Training AI to read your lips — in multiple languages

Our ability to perceive and process speech isn’t just about hearing all the right sounds. It’s also about seeing them. 

Lip reading typically takes a back seat to auditory input, but it has been shown to play a role in our ability to understand the speech sounds we hear. While widely used speech recognition tools like Siri or Otter generally analyze audio alone, researchers have also made progress in developing visual speech recognition (VSR) models, which rely on visual input to identify what a speaker is saying.

Researchers at Imperial College London recently published a paper outlining their efforts to develop a VSR model and address some of the challenges typically associated with this technology. In the process, the researchers developed a model that outperforms some of the existing models and can also recognize speech in multiple languages.

“Our model takes raw images as input, without extracting any features, and then automatically learns what useful features to extract from these images to complete VSR tasks,” Pingchuan Ma, who developed the model and contributed to the corresponding paper, said in an interview with TechXplore. “The main novelty of this work is that we train a model to perform VSR and also add some additional data augmentation methods and loss functions.”

Tech enthusiasts have long suggested incorporating lip reading into speech recognition technology, but as the researchers note in their paper, early attempts to develop VSR models were only able to function in a lab setting. While the technology has improved, any improvements are largely limited to English models, as most VSR models are trained on English data.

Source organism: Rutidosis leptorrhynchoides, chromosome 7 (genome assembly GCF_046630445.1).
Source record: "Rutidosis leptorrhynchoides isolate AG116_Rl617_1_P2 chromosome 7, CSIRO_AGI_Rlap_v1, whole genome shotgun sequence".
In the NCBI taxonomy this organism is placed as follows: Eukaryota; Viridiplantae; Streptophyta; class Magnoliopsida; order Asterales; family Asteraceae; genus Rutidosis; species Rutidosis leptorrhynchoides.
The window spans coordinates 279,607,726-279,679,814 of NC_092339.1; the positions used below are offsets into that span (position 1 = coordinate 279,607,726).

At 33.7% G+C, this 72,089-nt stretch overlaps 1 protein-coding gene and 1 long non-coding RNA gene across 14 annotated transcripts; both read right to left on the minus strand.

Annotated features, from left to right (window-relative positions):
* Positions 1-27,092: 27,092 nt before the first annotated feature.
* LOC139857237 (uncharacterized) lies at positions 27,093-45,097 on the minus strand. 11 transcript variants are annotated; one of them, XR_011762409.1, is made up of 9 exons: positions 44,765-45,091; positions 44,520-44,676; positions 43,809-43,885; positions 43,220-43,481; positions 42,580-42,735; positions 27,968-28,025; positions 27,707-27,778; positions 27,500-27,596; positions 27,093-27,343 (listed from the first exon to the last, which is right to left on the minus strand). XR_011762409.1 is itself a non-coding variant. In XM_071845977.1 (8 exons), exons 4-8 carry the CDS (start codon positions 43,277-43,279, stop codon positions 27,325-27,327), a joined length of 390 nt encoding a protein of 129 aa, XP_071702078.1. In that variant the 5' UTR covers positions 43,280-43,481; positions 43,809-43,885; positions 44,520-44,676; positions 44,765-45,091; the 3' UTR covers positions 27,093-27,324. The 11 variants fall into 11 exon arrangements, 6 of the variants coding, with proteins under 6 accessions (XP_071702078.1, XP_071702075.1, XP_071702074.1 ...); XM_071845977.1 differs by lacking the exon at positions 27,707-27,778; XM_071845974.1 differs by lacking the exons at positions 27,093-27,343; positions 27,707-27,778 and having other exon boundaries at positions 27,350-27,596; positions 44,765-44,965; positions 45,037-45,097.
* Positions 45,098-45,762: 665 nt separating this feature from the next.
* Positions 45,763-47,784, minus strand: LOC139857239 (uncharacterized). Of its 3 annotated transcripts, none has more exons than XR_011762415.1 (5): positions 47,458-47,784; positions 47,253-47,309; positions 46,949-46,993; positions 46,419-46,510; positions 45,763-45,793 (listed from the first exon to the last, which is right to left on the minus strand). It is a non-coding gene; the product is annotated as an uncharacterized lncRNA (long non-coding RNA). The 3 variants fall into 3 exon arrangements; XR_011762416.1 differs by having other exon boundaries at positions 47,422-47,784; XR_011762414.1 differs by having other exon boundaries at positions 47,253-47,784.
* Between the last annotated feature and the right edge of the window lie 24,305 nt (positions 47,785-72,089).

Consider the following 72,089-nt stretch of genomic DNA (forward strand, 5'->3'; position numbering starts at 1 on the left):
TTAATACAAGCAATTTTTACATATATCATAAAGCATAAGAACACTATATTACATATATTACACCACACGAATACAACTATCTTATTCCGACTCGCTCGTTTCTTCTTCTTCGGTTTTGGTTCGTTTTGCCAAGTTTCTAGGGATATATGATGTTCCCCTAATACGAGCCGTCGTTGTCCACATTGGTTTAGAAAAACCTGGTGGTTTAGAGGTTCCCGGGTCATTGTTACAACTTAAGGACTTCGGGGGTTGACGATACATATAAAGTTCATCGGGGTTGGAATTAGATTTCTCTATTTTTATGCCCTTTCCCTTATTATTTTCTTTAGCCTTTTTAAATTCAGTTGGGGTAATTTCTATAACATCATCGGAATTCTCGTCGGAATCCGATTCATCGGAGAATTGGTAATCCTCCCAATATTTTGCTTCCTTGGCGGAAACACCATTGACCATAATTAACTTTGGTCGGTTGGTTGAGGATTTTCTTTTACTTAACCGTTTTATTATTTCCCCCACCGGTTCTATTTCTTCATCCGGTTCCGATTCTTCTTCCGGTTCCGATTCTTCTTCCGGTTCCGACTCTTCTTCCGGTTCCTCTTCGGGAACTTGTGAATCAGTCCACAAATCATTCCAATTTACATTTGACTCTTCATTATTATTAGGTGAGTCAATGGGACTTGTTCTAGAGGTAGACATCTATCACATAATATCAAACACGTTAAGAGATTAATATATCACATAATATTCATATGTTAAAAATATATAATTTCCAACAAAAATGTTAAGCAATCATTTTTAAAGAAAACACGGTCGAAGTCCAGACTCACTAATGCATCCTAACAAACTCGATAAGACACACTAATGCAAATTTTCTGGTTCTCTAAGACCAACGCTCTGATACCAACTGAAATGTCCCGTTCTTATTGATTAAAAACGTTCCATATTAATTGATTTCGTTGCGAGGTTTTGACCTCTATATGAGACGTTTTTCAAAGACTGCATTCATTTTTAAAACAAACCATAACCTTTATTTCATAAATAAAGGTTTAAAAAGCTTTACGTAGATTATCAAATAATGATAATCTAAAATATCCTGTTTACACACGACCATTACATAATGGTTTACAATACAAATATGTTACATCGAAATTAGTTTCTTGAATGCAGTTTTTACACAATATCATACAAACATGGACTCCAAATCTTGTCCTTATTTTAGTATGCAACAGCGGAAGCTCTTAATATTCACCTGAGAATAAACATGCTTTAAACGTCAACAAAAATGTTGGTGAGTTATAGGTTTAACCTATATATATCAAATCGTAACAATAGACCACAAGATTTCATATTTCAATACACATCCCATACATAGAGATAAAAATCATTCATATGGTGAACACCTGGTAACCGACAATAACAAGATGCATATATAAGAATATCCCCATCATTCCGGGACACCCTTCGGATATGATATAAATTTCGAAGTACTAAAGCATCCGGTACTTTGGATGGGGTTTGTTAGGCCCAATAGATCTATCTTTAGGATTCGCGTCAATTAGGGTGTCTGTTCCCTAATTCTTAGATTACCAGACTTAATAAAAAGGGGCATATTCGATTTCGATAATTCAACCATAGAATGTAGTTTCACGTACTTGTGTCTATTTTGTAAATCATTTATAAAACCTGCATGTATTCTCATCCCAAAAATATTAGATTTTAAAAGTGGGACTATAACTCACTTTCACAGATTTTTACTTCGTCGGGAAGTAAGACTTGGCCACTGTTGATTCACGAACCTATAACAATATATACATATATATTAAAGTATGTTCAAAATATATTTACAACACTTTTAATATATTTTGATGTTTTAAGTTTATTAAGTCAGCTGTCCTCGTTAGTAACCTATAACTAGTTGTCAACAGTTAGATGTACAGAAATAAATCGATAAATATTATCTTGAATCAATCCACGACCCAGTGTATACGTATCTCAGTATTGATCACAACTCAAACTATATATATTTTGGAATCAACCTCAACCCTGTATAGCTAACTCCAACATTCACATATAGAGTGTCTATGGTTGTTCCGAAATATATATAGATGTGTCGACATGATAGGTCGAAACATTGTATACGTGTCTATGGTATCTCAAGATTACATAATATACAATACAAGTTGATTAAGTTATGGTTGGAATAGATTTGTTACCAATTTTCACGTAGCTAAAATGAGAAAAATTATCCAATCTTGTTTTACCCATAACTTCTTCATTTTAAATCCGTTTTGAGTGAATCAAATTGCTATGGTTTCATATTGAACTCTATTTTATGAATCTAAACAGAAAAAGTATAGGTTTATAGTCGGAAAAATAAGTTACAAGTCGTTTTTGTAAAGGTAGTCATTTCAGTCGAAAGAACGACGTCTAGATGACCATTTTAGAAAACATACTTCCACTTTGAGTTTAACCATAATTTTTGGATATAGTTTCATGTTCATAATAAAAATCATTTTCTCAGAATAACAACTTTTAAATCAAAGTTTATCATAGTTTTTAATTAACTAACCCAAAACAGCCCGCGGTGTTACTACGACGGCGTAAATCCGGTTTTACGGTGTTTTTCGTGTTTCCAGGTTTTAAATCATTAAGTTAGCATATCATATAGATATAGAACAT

Ma set out to develop a tool that could also process speech in French, Italian, Mandarin, Portuguese, and Spanish while also making adjustments to the model design rather than merely increasing the amount of training data. To do this, he used publicly available audiovisual training data (for example, TEDx Talks) in each of these languages, while adjusting the model design to incorporate time masking, improved language models, and optimized hyperparameters. Upon testing it, the researchers found that the model outperformed many state-of-the-art VSR models by significant margins.

“We have presented our approach for VSR and demonstrated that state-of-the-art performance can be achieved not only by using larger datasets, which is the current trend in the literature, but also by carefully designing a model,” the researchers conclude.

Andrew Warner
Andrew Warner is a writer from Sacramento. He received his B.A. in linguistics and English from UCLA and is currently working toward an M.A. in applied linguistics at Columbia University. His writing has been published in Language Magazine, Sactown Magazine, and The Takeout.


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